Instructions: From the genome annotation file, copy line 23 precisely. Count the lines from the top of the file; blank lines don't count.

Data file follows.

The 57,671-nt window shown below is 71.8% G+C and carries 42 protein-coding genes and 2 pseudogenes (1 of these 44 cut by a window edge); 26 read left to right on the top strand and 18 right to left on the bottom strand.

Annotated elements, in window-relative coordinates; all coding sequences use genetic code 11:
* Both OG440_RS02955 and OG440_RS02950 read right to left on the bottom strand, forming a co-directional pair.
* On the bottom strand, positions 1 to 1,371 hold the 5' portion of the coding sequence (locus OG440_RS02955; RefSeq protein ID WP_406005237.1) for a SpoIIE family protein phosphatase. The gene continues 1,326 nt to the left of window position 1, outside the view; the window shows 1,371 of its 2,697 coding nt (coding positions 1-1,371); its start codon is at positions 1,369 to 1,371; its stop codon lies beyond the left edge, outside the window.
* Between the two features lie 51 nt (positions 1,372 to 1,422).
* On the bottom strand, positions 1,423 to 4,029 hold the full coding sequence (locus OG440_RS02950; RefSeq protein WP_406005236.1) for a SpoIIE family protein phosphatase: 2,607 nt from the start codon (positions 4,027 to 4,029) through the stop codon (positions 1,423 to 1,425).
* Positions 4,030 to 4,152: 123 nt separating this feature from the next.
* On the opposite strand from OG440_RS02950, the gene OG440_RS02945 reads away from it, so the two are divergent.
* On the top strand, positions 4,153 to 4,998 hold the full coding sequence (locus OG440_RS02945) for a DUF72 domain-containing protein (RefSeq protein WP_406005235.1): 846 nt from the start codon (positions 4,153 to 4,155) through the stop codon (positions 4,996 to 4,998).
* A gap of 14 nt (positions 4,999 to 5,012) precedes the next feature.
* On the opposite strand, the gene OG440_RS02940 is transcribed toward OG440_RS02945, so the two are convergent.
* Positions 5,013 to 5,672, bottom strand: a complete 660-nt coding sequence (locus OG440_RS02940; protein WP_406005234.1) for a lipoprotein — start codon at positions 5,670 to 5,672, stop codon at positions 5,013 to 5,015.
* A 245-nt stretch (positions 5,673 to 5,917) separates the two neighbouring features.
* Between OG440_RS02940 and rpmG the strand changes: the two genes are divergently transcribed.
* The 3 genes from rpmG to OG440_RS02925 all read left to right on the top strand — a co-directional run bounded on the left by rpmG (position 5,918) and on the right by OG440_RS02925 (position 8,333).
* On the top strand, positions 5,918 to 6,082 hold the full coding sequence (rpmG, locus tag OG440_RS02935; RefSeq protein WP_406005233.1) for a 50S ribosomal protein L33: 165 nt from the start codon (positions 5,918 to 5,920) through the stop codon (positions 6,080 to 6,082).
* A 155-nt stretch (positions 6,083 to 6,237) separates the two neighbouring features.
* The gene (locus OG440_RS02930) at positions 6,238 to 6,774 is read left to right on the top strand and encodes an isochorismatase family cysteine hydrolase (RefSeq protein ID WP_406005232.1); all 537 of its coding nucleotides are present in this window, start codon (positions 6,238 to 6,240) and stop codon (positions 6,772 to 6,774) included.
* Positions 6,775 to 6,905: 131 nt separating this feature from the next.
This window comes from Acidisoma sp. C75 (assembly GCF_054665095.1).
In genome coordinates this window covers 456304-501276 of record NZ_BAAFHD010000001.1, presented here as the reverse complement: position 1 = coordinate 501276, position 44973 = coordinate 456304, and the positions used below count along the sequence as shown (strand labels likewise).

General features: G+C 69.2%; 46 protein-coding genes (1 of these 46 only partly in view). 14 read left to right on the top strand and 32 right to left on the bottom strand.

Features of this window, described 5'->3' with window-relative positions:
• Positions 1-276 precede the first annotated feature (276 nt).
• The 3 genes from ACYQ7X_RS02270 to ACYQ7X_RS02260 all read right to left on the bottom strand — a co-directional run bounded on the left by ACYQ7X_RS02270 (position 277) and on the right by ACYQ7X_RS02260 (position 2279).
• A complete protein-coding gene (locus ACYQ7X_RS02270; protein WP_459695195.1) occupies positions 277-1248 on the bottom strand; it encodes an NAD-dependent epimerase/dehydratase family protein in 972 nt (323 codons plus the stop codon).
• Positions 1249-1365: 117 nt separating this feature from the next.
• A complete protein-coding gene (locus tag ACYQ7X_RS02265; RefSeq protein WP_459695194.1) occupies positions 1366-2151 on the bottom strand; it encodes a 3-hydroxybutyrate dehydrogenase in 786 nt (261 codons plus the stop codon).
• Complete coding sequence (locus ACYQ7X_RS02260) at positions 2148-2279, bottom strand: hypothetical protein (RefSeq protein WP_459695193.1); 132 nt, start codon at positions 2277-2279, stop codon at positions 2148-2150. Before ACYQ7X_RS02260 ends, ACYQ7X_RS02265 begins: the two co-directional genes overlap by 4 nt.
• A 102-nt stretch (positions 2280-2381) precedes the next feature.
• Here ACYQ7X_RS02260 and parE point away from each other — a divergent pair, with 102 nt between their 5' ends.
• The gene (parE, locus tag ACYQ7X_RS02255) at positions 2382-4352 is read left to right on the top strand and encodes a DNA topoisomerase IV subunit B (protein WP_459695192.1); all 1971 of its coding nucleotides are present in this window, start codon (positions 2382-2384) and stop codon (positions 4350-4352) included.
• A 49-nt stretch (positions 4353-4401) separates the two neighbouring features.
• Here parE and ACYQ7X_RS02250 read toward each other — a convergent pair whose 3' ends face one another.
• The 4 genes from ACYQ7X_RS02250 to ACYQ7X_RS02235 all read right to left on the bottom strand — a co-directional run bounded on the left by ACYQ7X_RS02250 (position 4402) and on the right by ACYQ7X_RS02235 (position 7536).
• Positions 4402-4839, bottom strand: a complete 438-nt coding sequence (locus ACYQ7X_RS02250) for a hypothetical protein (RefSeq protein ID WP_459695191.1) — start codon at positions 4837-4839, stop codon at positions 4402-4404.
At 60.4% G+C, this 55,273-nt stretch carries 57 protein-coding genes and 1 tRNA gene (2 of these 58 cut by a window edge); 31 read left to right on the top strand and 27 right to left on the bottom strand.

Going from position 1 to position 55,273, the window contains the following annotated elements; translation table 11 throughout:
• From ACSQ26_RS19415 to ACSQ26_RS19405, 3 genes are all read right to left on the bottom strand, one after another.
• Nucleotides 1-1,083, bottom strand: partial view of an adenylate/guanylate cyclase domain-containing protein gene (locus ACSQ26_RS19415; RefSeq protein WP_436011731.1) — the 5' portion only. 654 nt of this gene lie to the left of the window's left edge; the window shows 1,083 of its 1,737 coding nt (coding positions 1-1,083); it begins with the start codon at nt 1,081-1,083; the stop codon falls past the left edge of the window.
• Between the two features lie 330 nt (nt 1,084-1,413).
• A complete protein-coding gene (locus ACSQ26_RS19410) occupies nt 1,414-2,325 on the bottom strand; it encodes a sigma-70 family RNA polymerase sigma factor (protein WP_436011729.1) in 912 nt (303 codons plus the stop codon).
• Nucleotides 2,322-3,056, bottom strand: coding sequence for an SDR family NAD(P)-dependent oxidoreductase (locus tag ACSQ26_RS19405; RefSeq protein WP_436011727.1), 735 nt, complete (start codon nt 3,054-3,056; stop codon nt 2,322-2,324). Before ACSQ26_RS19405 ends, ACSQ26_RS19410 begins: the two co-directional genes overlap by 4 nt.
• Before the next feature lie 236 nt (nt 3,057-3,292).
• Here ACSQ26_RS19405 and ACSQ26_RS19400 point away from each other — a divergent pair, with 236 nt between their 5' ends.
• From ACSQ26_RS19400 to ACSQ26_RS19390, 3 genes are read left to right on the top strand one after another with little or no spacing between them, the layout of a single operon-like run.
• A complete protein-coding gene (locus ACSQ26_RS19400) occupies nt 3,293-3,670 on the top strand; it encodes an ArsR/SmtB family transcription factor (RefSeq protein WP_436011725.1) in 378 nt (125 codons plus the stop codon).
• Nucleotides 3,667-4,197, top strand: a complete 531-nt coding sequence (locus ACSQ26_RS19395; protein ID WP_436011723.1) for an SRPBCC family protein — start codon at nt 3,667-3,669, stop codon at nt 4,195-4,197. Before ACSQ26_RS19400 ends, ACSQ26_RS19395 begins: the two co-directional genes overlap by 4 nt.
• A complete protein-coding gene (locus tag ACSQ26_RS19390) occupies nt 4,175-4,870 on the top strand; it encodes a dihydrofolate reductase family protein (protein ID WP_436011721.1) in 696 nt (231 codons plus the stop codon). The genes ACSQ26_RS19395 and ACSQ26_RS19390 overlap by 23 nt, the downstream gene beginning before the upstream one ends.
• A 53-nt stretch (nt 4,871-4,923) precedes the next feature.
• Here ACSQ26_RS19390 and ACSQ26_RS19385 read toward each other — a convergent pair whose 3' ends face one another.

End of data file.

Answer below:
Features of this window, described 5'->3' with window-relative positions: